October 06, 2011
Shoot and Edit: Week 39 – Orange EDIT
Welcome to the 39th week of Shoot and Edit: Part 2. Click HERE for all the details and upcoming prompts/themes (also including previous editing tutorials). This week’s theme or prompt was to show us one “Orange” SOOC shot (this was just a suggestion, you can show us any SOOC shot). Hopefully you linked up with Jill’s blog earlier this week.

Each Thursday, I will take my SOOC shot and provide a simple/basic or advanced Photoshop/Photoshop Elements or Lightroom tutorial. You can then try my tutorial on your own photos and link up here – linky will now open EARLY on Thursdays and be open THROUGH SUNDAY. If you’d prefer, can simply share your own edit and show us what you did to achieve the look.

We want this challenge to be a learning experience, so feel free to teach us something new too! Also, it does not matter what editing program you use. Although I tend to work within Adobe CS5 (Photoshop), Photoshop Elements, Adobe Camera Raw and now Lightroom…it does not mean that you have to use the exact same program. I hope you’ll be able to take the concepts and apply them in the program you feel most comfortable using.

Much like I said last week, we’re getting to a point in our good to WOW journey in which you guys are creating beautiful SOOC shots. Most of you have found a style that works for you, so it’s not like you “need” me to teach you anything in particular. I thought that I would use this week to review clean processing and some of my favorite editing tricks.

Rather than make you do a lot of scrolling to see the final result, just mouse over my SOOC shots below:

By the way, if you missed our lesson on the “mouse-over” technique, click HERE. Too lazy to click? Here’s the code you’re looking for: 

If you’ll remember last week’s lesson, we discussed batch processing (in Lightroom)…specifically the syncing function – that came in handy this week. I started working on the 50mm image first. Here’s what I did:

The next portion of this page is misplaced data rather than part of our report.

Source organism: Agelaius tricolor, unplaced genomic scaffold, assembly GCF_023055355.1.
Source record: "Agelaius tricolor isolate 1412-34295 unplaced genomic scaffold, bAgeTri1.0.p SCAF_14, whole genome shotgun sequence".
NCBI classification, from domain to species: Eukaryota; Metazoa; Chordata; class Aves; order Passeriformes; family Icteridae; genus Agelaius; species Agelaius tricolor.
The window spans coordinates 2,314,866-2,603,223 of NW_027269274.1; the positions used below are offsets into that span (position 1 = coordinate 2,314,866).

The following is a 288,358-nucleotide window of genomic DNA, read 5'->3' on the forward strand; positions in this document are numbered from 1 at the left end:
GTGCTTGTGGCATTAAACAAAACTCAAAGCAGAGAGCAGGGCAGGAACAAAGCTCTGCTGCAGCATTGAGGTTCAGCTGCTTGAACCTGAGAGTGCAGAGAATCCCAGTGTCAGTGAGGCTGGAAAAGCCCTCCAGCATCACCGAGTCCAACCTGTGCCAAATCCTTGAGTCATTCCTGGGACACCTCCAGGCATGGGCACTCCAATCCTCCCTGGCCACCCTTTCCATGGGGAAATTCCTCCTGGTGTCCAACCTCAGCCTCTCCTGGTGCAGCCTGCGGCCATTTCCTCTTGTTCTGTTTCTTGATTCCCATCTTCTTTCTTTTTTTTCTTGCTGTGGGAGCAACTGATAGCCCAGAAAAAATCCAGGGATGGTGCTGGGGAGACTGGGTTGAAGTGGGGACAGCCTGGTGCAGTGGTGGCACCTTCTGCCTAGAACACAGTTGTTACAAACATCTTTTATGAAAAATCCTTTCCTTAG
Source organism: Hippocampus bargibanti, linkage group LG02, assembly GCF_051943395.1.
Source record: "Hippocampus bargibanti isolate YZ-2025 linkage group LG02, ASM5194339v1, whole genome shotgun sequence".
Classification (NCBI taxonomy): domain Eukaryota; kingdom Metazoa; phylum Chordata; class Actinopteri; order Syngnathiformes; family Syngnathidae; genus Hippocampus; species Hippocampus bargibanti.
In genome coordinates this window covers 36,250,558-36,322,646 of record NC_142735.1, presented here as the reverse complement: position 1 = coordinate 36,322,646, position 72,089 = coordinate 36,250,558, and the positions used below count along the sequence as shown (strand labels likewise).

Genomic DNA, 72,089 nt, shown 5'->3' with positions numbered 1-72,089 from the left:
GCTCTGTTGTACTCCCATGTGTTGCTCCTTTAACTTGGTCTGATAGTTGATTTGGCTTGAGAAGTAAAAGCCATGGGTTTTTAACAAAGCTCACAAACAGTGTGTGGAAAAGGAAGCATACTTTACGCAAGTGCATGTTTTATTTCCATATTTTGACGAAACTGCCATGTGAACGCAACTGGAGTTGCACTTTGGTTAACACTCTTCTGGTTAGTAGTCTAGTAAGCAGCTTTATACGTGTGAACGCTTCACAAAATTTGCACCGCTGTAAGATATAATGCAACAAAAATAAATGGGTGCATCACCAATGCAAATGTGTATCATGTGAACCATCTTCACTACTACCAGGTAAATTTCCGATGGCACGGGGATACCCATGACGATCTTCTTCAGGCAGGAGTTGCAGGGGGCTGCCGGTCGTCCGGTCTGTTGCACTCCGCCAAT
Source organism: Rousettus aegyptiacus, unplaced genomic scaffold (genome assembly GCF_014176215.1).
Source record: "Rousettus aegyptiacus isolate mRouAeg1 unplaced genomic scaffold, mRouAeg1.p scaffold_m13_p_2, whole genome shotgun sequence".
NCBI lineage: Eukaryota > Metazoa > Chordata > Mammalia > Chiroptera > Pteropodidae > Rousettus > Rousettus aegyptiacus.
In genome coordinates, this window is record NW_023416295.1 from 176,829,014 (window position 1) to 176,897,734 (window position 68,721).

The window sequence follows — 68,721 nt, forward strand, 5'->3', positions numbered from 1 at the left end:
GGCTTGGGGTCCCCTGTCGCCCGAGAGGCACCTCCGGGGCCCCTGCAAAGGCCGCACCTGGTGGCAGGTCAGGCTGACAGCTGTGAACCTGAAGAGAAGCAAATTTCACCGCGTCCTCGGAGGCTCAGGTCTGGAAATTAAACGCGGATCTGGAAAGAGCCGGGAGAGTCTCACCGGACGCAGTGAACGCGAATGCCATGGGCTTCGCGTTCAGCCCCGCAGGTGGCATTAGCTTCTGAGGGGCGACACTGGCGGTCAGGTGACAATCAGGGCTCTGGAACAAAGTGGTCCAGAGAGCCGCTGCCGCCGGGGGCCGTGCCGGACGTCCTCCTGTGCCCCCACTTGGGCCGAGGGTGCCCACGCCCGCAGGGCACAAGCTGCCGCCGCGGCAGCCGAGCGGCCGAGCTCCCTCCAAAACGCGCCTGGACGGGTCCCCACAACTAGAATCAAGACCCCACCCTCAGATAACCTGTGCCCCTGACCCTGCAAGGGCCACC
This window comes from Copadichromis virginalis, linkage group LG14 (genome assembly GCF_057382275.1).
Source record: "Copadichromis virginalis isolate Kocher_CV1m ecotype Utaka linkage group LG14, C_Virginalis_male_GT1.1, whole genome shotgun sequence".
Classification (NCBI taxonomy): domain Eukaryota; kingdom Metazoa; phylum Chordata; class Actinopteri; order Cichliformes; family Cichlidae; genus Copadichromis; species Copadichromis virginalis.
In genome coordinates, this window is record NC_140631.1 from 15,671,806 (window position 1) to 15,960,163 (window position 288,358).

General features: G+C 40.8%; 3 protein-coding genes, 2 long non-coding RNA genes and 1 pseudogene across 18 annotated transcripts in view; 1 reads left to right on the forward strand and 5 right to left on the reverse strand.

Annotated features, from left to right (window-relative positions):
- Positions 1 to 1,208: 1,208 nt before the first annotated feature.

• Custom white balance adjustment – used the tip of the candy corn.
  • Increased blacks +20
  • Increased brightness +50
  • Increased contrast +48
  • Increased clarity +15
  • Increased vibrance +15
  • Increased saturation +6
  • Under HSL/Color/B&W – increased saturation on red and orange +14

Of course, I also used Caroline’s fine sharp and standard noise reduction presets at the end of my process…but one step I left out above is one of my favorite new tricks in Lightroom. So…many of you have commented on some of my “storybook edits,” and asked me to share my process. In the process of a nap yesterday afternoon (I’ve had quite a week), I decided that I should pull together all my steps into a preset. But…there is one particular set of presets that got me started that I thought would be worth sharing:

Sarah (Naptime Momtog) actually shared this process on her blog yesterday (click here). What I’ve noticed about this effect is that it is adjusting three elements: fill light, recovery and sharpening (+50). Much like the high pass filter trick I regularly use in Photoshop, if you want to create a more 3D look to your images, increase your fill light and recovery to the same level (ex. on the above images, I increased both to 14. This concept will work in both Lightroom and Adobe Camera Raw.

With that said, I know I didn’t really teach anything new…but I hope today’s review has helped. Do check out that HDR processing preset – it’s one of my favorites. For your edit, I would love to see you continuing using the lessons we’ve covered in the past 38 weeks as well as apply today’s lesson or share something you’ve learned recently. I hope you all have a great Thursday and I look forward to seeing your edits. Next week’s theme is “Leaves” Have a great Thursday!

Good to WOW

By the way, don’t forget to add your edited photo to our good to WOW {EDIT} Flickr Group (for those of you that prefer to upload and visit that way). When adding your photos to the group pool, be sure to include the Week #, the Theme and EDIT in the description section. You may upload one photo per week. I also want to point out that we are all here to improve our editing skills. When offering constructive criticism (either on Flickr or within blog comment sections), be sure to point out at least one thing you really like about the edit before offering any advice for improvement.